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I want to convey the thought that a male parent of one of my students drinks coffee every day.

Which option is correct?

  1. And it's not a rare thing to see the middle-aged generation on this island to also show some liking toward coffee. One of my students' dad drinks coffee every day.
  1. And it's not a rare thing to see the middle-aged generation on this island to also show some liking toward coffee. One of my students' dads drinks coffee every day.
  1. And it's not a rare thing to see the middle-aged generation on this island to also show some liking toward coffee. A dad of one of my students drinks coffee every day.
  1. And it's not a rare thing to see the middle-aged generation on this island to also show some liking toward coffee. The dad of one of my students drinks coffee every day.
  1. ?

Please, note that I want to use the word "dad" (not "father"). For some reason none of these options sound right to me.

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  • Interesting. Strictly speaking there's a difference between 1: I met one of my friends' brother and 2: I met one of my friends' brothers. So far as I can see, #1 there can only mean I met one brother (of one of my friends, who may or may not have other brothers - and it's even possible he has only one brother, and none of my other friends have any brothers at all). But #2 could mean the same (except there must be at least two "brothers of a friend", whether they're brothers of the same friend or not). OR it might mean I met more than one brother. Nov 24, 2020 at 13:28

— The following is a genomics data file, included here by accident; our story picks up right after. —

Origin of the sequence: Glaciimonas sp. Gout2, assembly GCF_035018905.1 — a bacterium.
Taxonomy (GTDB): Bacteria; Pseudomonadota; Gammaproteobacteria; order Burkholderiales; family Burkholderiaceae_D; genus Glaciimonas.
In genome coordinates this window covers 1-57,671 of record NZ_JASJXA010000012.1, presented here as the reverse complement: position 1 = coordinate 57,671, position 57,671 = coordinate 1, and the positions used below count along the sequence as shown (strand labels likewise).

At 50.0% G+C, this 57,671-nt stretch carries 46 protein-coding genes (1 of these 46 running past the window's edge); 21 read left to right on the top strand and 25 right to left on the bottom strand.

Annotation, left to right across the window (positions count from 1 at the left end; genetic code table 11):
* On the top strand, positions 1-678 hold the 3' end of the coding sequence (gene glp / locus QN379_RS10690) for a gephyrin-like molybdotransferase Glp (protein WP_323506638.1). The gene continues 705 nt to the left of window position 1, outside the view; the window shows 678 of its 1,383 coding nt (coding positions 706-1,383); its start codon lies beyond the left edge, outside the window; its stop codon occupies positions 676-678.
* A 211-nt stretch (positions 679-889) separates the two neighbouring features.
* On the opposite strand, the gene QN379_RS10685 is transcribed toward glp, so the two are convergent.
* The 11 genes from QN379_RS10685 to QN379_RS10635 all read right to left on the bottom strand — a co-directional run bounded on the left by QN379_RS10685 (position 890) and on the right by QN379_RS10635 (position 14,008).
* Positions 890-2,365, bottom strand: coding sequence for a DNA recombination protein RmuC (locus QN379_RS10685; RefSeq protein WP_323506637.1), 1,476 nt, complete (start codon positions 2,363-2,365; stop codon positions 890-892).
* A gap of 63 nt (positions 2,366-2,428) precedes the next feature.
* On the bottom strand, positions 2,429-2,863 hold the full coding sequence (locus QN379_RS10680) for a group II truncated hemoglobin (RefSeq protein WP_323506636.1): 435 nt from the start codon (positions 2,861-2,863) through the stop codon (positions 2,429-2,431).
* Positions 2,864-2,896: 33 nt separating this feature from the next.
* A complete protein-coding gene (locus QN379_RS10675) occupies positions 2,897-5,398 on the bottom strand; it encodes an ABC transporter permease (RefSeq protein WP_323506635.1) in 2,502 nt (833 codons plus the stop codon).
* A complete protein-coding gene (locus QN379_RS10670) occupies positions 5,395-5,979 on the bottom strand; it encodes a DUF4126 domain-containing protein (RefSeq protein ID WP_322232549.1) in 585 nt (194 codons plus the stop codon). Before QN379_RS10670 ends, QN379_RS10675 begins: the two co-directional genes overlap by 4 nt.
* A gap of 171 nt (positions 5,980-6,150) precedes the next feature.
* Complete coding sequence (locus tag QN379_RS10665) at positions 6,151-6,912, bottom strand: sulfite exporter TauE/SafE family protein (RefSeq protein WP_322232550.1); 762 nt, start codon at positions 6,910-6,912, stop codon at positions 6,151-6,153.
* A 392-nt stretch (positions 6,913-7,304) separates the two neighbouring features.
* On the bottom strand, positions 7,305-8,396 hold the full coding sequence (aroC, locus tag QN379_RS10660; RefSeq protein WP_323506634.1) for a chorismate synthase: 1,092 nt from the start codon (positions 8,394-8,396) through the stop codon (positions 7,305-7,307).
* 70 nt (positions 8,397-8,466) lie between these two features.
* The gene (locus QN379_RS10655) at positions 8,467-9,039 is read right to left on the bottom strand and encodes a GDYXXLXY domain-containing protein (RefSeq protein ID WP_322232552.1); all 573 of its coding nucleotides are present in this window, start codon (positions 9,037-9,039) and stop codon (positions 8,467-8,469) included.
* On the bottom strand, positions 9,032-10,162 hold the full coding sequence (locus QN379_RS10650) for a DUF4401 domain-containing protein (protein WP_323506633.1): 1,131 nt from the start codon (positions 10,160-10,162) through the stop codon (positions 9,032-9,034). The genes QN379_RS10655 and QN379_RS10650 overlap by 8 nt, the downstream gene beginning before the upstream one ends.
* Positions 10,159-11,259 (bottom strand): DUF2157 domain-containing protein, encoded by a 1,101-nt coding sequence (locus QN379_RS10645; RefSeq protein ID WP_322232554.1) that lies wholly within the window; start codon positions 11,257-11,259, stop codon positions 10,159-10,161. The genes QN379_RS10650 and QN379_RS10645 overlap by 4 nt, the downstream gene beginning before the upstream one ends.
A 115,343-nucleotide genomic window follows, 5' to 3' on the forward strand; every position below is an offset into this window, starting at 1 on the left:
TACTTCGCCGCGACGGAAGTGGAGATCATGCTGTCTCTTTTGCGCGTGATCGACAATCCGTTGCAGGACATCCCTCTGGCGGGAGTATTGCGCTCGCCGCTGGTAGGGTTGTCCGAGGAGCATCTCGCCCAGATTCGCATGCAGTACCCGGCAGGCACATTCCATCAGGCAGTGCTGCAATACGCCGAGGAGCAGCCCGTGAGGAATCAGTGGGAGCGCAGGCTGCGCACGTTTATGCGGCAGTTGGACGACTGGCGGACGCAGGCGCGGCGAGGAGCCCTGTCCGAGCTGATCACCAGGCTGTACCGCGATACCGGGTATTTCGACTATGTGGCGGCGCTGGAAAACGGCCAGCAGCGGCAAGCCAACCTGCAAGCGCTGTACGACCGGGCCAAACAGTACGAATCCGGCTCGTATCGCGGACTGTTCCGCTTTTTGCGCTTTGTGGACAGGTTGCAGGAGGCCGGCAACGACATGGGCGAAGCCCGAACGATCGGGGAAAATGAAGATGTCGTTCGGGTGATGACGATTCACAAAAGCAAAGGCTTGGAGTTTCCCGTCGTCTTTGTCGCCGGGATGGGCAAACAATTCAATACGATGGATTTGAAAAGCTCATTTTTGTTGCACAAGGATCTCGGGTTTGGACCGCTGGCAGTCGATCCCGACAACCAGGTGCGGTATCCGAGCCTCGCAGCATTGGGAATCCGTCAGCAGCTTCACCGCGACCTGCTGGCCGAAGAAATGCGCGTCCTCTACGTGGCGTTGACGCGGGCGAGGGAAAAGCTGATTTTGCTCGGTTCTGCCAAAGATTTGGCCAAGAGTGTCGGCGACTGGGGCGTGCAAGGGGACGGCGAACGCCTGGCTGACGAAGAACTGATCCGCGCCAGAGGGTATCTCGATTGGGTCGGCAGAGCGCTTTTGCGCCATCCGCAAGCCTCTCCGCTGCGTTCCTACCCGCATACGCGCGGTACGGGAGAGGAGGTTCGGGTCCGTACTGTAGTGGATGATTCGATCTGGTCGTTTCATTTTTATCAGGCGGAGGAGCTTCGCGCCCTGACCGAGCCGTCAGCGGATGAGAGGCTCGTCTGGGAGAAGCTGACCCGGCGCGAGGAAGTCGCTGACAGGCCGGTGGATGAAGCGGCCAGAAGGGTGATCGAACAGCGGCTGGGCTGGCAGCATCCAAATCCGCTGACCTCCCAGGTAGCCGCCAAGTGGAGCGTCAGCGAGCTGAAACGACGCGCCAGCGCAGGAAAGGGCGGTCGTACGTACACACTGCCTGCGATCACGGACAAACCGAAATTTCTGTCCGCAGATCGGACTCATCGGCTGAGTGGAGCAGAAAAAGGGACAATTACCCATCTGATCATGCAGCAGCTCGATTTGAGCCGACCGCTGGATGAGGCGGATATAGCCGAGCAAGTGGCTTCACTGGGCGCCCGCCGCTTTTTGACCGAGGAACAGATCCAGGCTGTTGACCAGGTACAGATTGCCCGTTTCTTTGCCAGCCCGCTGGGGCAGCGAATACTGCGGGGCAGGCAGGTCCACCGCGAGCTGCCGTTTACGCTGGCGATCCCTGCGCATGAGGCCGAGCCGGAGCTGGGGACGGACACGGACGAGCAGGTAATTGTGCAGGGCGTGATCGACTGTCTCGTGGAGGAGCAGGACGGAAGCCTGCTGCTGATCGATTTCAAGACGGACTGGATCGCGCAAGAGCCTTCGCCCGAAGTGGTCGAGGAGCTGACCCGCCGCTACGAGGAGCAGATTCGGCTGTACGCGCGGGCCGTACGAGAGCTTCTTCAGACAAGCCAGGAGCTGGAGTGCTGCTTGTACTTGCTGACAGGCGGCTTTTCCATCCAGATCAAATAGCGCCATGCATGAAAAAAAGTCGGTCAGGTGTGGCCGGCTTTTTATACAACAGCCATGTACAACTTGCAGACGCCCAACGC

• ...for your purposes, we know we're only referring to one dad because of the singular verb drinks, but in terms of the parsing it could be singular [one of my friends]' dad (the father of one of my friends) OR plural one of [my friends' dads] (one of the fathers of my friends). Nov 24, 2020 at 13:41

1 Answer 1

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Number 2 works, and it makes sense. You have more than one student, and they (presumably) have, collectively, more than one dad. You have the set of the dads of the students, and you are specifying one of them.

(The word "to" after "island" should be dropped.)

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  • It's interesting to compare the possible semantics of one of my friends' dad[s] with one of my friends' brother[s]. Approximately speaking we'd probably say that although each friend could have multiple brothers, they can only have one "dad" each. But in these days of gender and domestic fluidity, it's no longer ridiculous to say I have two dads, so we shouldn't let the semantics override the syntax there. Nov 24, 2020 at 13:34

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